Plank introduced a postulate that can explain
the radiation curve for large ω.
Can Special Relativity Explain the
13
Special Relativity
• Rate of clock depends on the velocity
• Magnitude of velocity is bounded by c
• Proper velocity u and Proper time τ

=

14
Special Relativity Hamiltonian
,  =  2
+   =  2
2
1+ 2 +

Special Relativity Harmonic Oscillator
(SRHO)
,  =  2
2 2  2
1+ 2 +

2
• The kinetic energy is hyperbolic in ‘u’
The potential energy is quadratic ‘ωx’
Born’s Reciprocity is lost
15
Can SRHO Explain Thermal Vibrations?
• Typical amplitude and frequencies for Thermal
Vibrations
− ~10−9

~1015  −1

= ~10
≪

6
• Therefore SRHO can’t explain thermal
vibrations in the non-classical region.
• But
=
2 ~1021

2
16
Extended Relativity
17
Extended Relativistic Hamiltonian

,  =
0

1+
2
−
2
0
()

()2
1+ 2

Extends both Classical and Relativistic Hamiltonian
• For Harmonic Oscillator
,  =  2
2
2

4 2
1+ 2 + 2 1+ 2

• Born’s Reciprocity is restored
• Both terms are hyperbolic
18
Effective Potential Energy
(a)
= 5 ∗ 1014  −1
= 7 ∗ 1014  −1
= 9 ∗ 1014  −1
(b)
(c)
= 1021  −1
(d)
The effective potential is linearly confined
The confinement is strong when  is significantly large
19
Harmonic Oscillator Dynamics for
Extremely Large ω
20
Harmonic Oscillator Dynamics for Extremely Large ω
=
• Acceleration (digitized)

=
=−
=
−

<0
>0
21
Harmonic Oscillator Dynamics for Extremely Large ω
• Velocity
2
=
2
∞
=0
−1
2 2 + 1
sin
2
2 + 1

• The spectrum of ‘u’ coincides with the spectrum of
energy of the Quantum Harmonic Oscillator
22
Harmonic Oscillator Dynamics for Extremely Large ω
• Position

=
=

2
1+ 2

=

1+
2
2
23
Transition between Classical and
Extended Relativity
24
Transition between Classical and Non-classical
Regions
• Acceleration
(d)
(c)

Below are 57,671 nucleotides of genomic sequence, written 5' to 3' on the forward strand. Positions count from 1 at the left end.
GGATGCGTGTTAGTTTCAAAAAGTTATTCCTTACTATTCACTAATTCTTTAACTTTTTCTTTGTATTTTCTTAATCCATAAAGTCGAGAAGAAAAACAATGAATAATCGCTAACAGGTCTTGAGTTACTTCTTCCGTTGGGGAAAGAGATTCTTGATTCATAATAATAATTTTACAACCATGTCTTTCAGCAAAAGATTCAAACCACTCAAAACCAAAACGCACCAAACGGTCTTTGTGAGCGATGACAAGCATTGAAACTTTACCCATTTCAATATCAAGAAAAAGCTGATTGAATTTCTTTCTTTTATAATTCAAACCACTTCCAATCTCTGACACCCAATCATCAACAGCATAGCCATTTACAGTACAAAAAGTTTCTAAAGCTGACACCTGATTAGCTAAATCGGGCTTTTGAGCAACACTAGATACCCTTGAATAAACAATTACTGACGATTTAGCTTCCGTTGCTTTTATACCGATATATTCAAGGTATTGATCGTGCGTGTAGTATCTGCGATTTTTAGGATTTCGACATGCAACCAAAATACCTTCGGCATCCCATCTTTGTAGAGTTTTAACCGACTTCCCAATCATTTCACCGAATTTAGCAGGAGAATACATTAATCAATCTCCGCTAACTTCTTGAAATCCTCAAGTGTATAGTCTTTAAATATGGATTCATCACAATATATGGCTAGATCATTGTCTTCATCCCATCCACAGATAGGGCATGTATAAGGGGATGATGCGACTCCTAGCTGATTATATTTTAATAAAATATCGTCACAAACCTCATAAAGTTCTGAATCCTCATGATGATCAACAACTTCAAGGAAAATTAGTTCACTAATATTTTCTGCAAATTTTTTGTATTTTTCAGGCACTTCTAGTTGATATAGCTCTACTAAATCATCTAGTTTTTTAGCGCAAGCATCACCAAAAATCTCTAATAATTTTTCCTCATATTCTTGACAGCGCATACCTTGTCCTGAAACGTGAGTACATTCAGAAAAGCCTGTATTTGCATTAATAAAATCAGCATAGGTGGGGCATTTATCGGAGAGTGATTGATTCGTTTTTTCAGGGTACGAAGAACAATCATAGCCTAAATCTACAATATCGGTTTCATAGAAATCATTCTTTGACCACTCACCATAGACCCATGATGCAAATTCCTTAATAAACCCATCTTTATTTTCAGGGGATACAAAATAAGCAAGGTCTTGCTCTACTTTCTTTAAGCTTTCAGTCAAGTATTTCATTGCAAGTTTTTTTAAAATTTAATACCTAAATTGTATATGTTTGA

= 7 ∗ 1014  −1
= 9 ∗ 1014  −1
= 15 ∗ 1014  −1
= 30 ∗ 1014  −1
(b)
(a)
25
Transition between Classical and Non-classical
Regions
• Velocity
= 7 ∗ 1014  −1
= 9 ∗ 1014  −1
= 15 ∗ 1014  −1
(a)
(c)
= 30 ∗ 1014  −1
(b)
(d)
26
Comparison between Classical and
Extended Relativistic Oscillations
27
Comparison between Classical and Extended
Relativistic Oscillations
= 1015  −1
28
Comparison between Classical and Extended
Relativistic Oscillations
= 1016  −1
29
Comparison between Classical and
Extended Relativistic Oscillations
• Comparison between the ω and the effective ω.
6E+15
effective ω
5E+15
4E+15
Clasical
3E+15
ERD
2E+15
ERD limit
1E+15
0
0
ω
5E+15
30
Acceleration for a given  at different
Amplitudes (Energies)
(c)
(b)
(a)
(d)
(a)
(b)
(c)
(d)
A=10^-10
A=10^-9
A=5*10^-9
A=10^-8
31
Comparison between Classical and
Extended Relativistic Oscillations
Classical region
Non Classical region
a(t)
Aω2cos(ωt)
square wave (slide 18)
u(t)
Aω sin(ωt)
triangle wave (slide 19)
x(t)
-A cos(ωt)
(slide 20)
T
E-E0
spectrum
2π/ω
2

16
2
+ 32
m0A2ω2/2
m0Aam
{ω}
2π/T (2k+1) : k=0,1,2,3…
32
Testing the Acceleration of a Photon
• CL:  =

• ER:  =
• =
ER

+

|
≈
CL
33
The future of ER
• More experiments
• More theory: EM, GR, QM (hydrogen),
Thermodynamics
34
Thanks
Any questions?
35
```